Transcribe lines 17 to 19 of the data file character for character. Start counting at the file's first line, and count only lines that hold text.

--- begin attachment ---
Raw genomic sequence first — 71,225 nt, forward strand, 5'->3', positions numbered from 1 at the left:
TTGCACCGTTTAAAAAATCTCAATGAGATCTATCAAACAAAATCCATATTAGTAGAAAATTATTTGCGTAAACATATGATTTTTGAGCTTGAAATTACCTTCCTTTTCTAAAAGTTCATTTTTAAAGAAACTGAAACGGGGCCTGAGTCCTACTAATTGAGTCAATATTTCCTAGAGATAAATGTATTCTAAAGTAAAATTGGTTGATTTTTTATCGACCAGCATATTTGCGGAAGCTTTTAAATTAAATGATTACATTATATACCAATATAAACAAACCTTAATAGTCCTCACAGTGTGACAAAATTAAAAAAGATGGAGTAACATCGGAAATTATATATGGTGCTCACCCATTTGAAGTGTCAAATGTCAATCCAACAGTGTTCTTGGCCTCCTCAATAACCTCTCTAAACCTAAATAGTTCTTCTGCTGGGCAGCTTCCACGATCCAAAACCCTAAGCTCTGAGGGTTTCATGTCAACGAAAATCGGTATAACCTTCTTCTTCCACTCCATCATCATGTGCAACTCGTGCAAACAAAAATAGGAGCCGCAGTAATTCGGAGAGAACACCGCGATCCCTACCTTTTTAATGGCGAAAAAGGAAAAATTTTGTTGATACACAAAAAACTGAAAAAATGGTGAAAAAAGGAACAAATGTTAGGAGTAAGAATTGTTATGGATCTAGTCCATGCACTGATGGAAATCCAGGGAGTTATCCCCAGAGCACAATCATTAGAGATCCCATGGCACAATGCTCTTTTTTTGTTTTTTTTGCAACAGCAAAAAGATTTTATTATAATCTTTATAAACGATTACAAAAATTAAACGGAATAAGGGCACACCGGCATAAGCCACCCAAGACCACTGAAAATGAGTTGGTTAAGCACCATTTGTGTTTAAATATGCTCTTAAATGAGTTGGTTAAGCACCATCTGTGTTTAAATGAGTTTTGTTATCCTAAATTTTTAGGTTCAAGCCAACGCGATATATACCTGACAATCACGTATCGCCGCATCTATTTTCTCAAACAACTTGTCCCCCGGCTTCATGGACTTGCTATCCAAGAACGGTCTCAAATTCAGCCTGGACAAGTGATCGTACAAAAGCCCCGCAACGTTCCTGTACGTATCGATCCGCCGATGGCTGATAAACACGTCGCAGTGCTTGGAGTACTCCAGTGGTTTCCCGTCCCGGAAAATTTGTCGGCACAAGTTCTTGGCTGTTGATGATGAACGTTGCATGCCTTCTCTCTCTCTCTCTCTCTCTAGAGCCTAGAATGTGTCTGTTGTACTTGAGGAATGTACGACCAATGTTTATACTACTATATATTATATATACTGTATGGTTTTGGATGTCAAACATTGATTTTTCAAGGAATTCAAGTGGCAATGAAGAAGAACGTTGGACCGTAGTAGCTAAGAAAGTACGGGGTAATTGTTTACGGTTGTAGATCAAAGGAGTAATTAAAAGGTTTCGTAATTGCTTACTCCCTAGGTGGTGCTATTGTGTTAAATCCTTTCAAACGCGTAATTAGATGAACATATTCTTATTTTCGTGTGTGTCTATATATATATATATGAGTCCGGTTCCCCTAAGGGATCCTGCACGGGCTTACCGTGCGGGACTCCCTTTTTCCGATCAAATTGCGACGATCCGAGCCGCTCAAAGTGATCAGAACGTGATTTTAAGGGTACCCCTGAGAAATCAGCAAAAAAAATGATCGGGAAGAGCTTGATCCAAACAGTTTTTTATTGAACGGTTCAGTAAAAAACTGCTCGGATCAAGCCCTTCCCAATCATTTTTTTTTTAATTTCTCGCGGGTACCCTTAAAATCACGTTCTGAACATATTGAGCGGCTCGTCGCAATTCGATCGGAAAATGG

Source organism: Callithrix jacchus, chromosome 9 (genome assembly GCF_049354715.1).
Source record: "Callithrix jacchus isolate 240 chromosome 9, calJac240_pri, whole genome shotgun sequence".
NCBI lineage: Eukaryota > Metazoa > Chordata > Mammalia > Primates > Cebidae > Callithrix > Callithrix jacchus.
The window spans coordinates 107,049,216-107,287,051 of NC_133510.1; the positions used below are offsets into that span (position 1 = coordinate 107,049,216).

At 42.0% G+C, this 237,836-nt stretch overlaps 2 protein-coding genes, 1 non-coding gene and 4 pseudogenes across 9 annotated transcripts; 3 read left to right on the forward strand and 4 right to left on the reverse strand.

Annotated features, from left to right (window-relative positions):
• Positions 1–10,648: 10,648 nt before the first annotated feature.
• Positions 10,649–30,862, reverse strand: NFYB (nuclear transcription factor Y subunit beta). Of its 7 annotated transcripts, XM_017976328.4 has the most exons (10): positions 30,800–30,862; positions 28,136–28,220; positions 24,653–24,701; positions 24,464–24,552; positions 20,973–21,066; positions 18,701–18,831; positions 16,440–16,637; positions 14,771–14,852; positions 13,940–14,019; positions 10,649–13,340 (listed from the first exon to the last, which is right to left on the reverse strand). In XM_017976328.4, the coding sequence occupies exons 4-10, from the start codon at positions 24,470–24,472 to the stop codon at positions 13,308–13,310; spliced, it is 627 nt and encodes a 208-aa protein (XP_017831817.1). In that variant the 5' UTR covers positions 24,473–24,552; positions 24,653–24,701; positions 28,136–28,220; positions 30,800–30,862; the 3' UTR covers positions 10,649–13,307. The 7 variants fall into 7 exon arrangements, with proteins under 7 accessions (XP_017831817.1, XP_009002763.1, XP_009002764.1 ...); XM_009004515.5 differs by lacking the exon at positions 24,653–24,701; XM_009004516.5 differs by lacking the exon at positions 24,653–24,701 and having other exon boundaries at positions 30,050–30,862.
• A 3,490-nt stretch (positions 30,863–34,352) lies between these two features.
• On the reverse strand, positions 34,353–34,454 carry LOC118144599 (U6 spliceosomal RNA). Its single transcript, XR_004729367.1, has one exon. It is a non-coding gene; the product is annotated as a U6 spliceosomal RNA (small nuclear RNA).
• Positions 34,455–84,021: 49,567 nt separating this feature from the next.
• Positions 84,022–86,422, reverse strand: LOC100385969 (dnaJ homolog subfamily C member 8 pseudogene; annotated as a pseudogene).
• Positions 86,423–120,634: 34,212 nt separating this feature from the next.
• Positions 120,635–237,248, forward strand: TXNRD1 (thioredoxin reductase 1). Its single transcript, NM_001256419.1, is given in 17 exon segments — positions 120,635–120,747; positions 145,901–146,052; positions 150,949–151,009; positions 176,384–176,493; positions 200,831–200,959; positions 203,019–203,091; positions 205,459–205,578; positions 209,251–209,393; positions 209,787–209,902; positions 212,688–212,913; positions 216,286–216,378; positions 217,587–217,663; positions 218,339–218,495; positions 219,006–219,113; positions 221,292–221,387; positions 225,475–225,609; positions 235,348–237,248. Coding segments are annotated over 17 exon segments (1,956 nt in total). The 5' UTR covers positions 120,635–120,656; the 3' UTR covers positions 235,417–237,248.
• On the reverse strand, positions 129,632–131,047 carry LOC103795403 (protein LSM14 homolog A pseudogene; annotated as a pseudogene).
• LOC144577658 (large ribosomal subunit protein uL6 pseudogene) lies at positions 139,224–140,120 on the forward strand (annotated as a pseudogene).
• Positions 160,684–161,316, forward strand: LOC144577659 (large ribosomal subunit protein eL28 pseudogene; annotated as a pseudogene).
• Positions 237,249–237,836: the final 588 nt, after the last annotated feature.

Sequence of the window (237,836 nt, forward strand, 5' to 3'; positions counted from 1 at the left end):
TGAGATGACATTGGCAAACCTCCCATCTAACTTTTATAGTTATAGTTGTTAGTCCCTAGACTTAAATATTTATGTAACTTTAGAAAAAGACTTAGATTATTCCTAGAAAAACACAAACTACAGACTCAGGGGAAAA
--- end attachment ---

• On the reverse strand, positions 129,632–131,047 carry LOC103795403 (protein LSM14 homolog A pseudogene; annotated as a pseudogene).
• LOC144577658 (large ribosomal subunit protein uL6 pseudogene) lies at positions 139,224–140,120 on the forward strand (annotated as a pseudogene).
• Positions 160,684–161,316, forward strand: LOC144577659 (large ribosomal subunit protein eL28 pseudogene; annotated as a pseudogene).